It's been a while since I've posted, obviously, and for that I apologize. Things have been pretty crazy lately (understandable when undertaking such a huge move). I may break up today's posts into several posts, as there is much to cover and I will be writing in "free-form" mode.
We arrived in the Philippines on the 11th of September. Since then we have gone through approximately 55 boxes, purchased a mattress for sleeping, attempted to organize needs/storage items, finalized my application for my "yellow card" (the Philippine version of a green card -- which was a multi-day process) , taken two sick children to the doctor (i.e. multiple ER visits), and there is still much more to do. Much of the delay is due to a similar setup experienced in the SF Consulate, unfortunately. People are largely uninformed or unable to properly do their job of distributing information. I suspect this is in part because often jobs are given because of whom you know, and not as much of a skillset based placement.
This can be a two-edged sword. If you know the right people, then things can be incredibly efficient (the actual application process for my yellow card only took an hour -- but only because Jing's dad knew someone who used to work in the Immigration office, and thus she was able to get priority for us and rushed everything through). ALSO, her husband was able to tell us beforehand what documents we would need and how many copies are needed. Otherwise, we would have not known that we need multiple copies of passport entry stamps, etc.
The inherent problem with many of the systems here is that there are multiple ways to do the same thing.
The first is the "correct" way, which is terribly inefficient and rife with miscommunication and misinformation. Simply getting your driver's license can take an entire day (or more!) using this method, and often involves multiple trips to get medical exams, copies made, pictures taken, etc.
The second method is to know somebody (see example above with immigration). It can still take a few hours to get the same driver's license, but is much more efficient and a friendlier experience for foreigners, as the person who "knows somebody" acts as mediator. Filipinos are BIG on having go-betweens. I'll expound on my observations in a future article, as it certainly permeates the culture, and is something that I have had to constantly be aware of since arriving.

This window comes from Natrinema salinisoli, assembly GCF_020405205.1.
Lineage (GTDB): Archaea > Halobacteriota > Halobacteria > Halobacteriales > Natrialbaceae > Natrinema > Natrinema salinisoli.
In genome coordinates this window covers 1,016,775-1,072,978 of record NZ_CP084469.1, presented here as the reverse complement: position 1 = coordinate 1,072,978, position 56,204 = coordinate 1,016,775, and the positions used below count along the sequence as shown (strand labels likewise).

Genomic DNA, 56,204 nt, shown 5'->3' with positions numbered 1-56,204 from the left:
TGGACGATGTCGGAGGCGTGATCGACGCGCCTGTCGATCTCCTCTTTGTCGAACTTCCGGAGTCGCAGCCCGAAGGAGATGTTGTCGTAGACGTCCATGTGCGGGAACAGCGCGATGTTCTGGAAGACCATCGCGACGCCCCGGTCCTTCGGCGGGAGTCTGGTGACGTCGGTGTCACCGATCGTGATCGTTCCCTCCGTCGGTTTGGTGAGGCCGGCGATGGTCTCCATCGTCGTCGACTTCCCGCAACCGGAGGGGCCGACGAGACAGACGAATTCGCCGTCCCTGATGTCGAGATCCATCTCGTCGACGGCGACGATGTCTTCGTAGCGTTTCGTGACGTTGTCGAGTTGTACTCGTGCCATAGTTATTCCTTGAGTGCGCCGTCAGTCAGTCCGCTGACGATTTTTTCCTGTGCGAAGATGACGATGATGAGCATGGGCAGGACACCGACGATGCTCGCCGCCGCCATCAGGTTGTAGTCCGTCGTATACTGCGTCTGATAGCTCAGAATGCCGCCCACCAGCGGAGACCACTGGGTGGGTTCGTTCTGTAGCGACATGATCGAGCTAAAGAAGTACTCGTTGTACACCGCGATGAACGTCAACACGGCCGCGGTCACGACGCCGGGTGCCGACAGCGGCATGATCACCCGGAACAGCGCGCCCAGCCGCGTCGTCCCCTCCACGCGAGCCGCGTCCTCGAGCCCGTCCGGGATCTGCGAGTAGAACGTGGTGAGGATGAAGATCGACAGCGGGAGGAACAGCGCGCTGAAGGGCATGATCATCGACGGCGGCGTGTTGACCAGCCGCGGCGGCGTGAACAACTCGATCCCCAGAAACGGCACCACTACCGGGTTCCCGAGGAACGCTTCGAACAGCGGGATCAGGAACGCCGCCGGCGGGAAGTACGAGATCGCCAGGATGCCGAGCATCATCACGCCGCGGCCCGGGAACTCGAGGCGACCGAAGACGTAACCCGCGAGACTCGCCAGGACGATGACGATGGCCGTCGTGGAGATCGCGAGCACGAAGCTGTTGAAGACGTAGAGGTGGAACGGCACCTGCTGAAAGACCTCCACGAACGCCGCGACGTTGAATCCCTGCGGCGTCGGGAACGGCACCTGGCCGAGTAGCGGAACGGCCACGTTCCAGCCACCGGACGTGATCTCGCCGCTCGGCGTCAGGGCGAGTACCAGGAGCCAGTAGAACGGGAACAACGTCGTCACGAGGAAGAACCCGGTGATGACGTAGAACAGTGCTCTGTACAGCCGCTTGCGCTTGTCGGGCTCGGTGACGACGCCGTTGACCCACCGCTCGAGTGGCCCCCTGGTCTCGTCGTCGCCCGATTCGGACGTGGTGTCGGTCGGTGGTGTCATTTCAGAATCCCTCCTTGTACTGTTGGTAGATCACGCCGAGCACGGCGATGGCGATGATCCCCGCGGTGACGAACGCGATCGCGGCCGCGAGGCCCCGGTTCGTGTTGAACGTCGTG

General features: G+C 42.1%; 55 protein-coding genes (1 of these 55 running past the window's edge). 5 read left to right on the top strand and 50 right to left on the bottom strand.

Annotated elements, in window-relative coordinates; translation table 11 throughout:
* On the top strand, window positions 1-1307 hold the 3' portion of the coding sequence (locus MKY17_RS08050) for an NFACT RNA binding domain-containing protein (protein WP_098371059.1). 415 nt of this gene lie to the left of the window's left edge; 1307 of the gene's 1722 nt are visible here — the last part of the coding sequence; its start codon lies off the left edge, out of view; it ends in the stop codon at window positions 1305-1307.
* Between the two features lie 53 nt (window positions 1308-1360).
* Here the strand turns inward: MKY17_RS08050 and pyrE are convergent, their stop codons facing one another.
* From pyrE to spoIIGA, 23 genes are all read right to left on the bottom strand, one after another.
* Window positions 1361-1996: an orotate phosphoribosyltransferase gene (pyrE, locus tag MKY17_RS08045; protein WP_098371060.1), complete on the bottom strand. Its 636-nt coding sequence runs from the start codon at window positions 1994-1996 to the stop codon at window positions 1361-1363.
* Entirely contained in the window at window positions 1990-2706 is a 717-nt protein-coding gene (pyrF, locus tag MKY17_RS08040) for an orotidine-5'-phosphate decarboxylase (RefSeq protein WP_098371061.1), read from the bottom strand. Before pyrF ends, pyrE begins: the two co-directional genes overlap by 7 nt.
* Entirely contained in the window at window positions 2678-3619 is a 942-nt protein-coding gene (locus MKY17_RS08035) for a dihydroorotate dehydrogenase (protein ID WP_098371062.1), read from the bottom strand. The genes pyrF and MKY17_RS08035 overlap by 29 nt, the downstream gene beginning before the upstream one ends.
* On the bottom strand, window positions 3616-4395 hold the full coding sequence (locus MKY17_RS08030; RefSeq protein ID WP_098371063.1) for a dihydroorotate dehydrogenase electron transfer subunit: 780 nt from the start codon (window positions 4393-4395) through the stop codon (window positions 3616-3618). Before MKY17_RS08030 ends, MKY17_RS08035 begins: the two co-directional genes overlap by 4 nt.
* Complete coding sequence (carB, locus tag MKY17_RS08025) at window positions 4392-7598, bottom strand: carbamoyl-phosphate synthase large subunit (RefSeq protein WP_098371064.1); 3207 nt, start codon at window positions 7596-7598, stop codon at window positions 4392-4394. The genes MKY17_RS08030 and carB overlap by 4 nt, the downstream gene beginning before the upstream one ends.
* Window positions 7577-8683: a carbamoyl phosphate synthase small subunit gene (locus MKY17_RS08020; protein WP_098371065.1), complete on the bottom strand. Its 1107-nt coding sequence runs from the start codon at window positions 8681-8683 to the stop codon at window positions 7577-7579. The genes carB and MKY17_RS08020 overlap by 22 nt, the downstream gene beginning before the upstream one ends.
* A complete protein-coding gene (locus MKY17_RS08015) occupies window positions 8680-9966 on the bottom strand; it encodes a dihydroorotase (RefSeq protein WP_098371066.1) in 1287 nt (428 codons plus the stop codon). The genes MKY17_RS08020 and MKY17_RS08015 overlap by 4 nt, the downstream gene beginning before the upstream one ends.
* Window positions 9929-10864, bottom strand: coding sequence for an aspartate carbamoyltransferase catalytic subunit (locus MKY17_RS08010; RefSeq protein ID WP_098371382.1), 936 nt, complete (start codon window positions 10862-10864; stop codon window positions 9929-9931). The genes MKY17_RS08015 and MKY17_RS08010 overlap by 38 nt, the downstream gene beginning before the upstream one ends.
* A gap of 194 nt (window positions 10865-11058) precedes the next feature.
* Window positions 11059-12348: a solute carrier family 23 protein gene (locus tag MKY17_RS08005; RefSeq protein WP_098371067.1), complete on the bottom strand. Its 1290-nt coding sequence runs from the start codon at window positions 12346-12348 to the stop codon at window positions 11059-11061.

The third method is to shell out money and have the issue taken care of FOR you. Pay extra to the right people, and not only can you get your driver's license with only an hour of time on your part, but you ALSO don't even need to take any tests AND they'll deliver the license to your door for you.
Presented with these three options, which would you choose?
The logical, "justice-based" part of me says that I should follow the proper means of obtaining documentations. To color beautifully within the lines. To be a shining beacon of all that is good and right and just in the world.
The pragmatic part of me realises that the world is not "good" or "right" or "just," and I cannot change the system -- no matter how much I try (especially as a foreigner).
There has been a push against "fixers" here but where some areas get cleaned it just seems to shift the dirt to a different area. Hopefully in time it will be swept away.
I was discussing my experiences and observations with a colleague of ours who moved here from SF a year before we did, and we both sort of came to the same conclusions. (Shameless plug: he runs his own blog, http://www.filipeanut.com/ and is an awesome graphic designer and even awesomer human being! Go check out his stuff).
The rule we've come to is to simply accept the Philippines as they are. Sure, change what we can, but don't waste energy and get bent out of shape for the things we can't. Just accept things the way they are. For better or worse.
I think there is a lot more "better" than "worse," here in the Philippines, despite what my recent blogs may indicate. If that weren't true, I would've been gone by now. Nothing is stopping me from packing up and going back to the States. I'm simply a plane ticket away from returning to the home I had a few months ago.
But I choose to be here.
Because I love the Philippines.
All of the Philippines.
And I think that is perhaps one of the most important lessons an expat to/from ANY country can learn: stop comparing. Your new home will NEVER be the same as your old one. But it's still your home. It is what it is.
Never let go.